London has long been a leader on the international food stage, attracting chefs from all over the world. The past year has been no exception, with the likes of Marcus Samuelsson, Jean-Georges Vongerichten and Dominique Ansel laying down roots there. Though it's been a hard summer for the city, international chefs are proving London is still one of the greatest cities in the world—and we're not the only ones who've noticed.
Take it from Samuelsson, who just opened his first and only outpost of Red Rooster in Shoreditch. Ever since the Harlem-based restaurant hit big, the celebrity chef has been getting proposals to open a second Red Rooster in cities around the globe. But for Samuelsson, there's only ever been one choice. Having grown up in Sweden, he says "London was always the first big city that you would go to," explaining the nostalgic appeal for him personally. But it couldn't be just London—it had to be East London, he says.
Chef Marcus Samuelsson | Photo: Matt Dutile
Shoreditch has "a strong sort of gravitas in terms of creativity. [It's] anchored writers and artists in the same way that Harlem is rooted with music. There's a level of excitement there," Samuelsson says.
The original Red Rooster is so tied to Harlem that the only way to open a second would be to find somewhere Samuelsson could similarly foster and draw from a community. After extensively visiting Shoreditch, admiring the graffiti and hanging out on Broadway Market, he spent the last three years working "on creating a sense of family" there by learning about and getting to know the neighborhood, hosting a series of events, and bringing over his team from NYC.
The Shoreditch menu includes new dishes inspired by the neighborhood's Jewish roots, as well as ones that call to Samuelsson's own Swedish background, like herring. "We are working more with livers, because we're closer to Hackney butcher shops," the chef says. Some dishes, like a duck tartare, are completely new, while others, like his grandma's meatballs, are the same fare you'll find in Harlem. "It's not a good idea to mess with that," he says. There's also a taqueria above the restaurant, where they're making their own tortillas and serving tiki drinks to wash it all down.
Bringing all these elements together was quite the hustle, Samuelsson says. "We went down to Brixton to find people to help us with our jerk [seasoning]; we were calling up the Mexican embassy to get better Mexican ingredients. . . ."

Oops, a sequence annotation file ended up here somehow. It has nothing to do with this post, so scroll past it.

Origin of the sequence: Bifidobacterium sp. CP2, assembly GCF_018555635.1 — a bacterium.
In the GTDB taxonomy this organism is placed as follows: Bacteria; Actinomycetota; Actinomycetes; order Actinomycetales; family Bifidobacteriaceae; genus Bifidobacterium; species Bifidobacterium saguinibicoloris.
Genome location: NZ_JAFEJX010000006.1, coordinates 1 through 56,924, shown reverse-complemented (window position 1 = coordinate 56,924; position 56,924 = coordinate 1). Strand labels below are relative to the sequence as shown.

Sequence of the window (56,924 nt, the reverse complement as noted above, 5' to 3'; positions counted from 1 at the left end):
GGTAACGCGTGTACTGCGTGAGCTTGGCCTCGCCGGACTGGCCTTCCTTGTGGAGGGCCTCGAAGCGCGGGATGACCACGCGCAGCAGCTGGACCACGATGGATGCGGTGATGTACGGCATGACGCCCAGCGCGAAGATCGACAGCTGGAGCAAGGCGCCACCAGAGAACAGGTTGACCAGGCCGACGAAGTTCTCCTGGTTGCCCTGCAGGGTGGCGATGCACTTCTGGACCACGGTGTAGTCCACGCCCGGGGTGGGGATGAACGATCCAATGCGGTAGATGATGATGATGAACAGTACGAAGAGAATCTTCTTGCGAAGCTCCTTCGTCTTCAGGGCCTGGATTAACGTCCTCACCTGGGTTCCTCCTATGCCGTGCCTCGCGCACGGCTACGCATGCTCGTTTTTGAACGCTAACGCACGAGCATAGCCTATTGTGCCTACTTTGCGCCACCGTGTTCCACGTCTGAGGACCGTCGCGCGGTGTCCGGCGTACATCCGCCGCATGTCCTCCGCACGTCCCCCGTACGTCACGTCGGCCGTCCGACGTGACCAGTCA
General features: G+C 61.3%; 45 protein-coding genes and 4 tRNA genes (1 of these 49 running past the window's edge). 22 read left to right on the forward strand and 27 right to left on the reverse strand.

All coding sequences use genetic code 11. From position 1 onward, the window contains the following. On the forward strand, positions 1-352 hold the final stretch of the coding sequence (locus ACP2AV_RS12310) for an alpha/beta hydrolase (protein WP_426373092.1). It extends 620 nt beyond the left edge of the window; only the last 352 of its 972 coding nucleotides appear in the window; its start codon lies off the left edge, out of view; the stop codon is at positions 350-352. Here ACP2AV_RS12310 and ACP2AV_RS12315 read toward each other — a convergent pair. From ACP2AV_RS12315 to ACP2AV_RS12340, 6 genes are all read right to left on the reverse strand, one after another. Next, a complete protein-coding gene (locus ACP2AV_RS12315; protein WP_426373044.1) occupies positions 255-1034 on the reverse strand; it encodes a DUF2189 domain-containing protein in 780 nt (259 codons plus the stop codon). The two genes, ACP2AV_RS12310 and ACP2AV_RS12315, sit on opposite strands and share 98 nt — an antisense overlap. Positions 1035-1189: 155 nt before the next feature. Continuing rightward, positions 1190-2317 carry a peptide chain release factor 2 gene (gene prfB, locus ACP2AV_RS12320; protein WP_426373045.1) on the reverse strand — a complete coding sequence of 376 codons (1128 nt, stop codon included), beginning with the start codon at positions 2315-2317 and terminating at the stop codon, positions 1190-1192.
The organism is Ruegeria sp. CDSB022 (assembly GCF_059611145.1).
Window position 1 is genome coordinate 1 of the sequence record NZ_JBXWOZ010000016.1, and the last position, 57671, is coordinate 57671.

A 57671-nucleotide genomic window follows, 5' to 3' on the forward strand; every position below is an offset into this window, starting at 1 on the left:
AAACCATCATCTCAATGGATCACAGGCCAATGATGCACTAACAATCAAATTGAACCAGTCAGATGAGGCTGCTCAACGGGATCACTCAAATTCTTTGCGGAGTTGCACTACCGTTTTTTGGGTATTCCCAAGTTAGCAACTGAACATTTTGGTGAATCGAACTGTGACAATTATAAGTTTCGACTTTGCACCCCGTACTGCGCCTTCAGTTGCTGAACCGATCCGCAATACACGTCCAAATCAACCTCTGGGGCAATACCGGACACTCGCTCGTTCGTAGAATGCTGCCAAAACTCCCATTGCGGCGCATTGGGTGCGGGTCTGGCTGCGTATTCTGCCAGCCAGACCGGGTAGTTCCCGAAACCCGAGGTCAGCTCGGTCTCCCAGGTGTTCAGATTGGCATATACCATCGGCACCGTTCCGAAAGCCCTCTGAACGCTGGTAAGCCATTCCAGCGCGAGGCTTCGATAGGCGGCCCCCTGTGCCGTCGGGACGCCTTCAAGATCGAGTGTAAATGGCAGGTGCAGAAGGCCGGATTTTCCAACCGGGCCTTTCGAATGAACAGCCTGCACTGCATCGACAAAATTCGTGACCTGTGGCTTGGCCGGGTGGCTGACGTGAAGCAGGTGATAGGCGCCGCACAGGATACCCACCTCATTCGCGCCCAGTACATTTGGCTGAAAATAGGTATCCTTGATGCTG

By embracing the neighborhood's rich history, as well as the city's tradition of internationally driven innovation, he's opened one of the city's most exciting restaurants.
Dominique Ansel is doing the same with his bakery, which opened this past fall. Fans can, of course, find Cronuts, but he's also serving London-inspired treats like a Welsh rarebit croissant, filled with Guinness Worcestershire cheddar béchamel, and banoffee paella, his take on the British classic, cooked upside down in a paella pan, which allows the bananas to caramelize.
"I think one of my favorite things about London and the UK is that there’s an inherent respect for history and tradition," Ansel says. "There’s history and heritage everywhere you turn, whether that’s in art, architecture, food, even just walking down the street, and that to me is really inspiring."
Fried Yard Bird at Red Rooster Shoreditch| Photo: Red Rooster Shoreditch
Samuelsson, Ansel and renowned chefs like Emma Bengtsson of NYC's Aquavit, who recently opened Aquavit London, and Paris's Anne-Sophie Pic, who opened La Dame de Pic this January, all take cues from the city's traditional cuisine and local ingredients. "I let the English products and producers inspire me," the three-Michelin-starred Pic says. For Tomer Amedi, chef at The Palomar, still one of London's buzziest restaurants after being open three years, that means weaving scallops and pork belly into his Israeli-inspired cooking.
One of the city's greatest traditions is embracing international cuisines, whether chefs take British cues or not. Compared to Parisians, for example, "Londoners are much more daring in their choices of food and menu," Pic says. "In London, there is a real openness onto the world."
It was that openness that convinced Amedi to cook from his Jerusalem upbringing instead of trying to meet some imaginary ideal.
"In the beginning, I thought the food had to be decadent and posh and proper," he says. But cooking what he knows has caught the whole city, and indeed the whole world's, attention. Likewise, when Samuelsson made his own fried chicken for his London-based crew, they couldn't get enough of it.
What else but a celebration of diverse cuisines would lead so many chefs to continue moving to London? This summer will also see an opening from Vongerichten, who will have a casual spot in The Connaught hotel. And before the end of the year, chef Manish Mehrotra will open his third Indian Accent. NYC's Red Farm is supposed to be next.
As Amedi puts it, "Food brings everyone together." And for London, that includes some of the biggest names in the food world.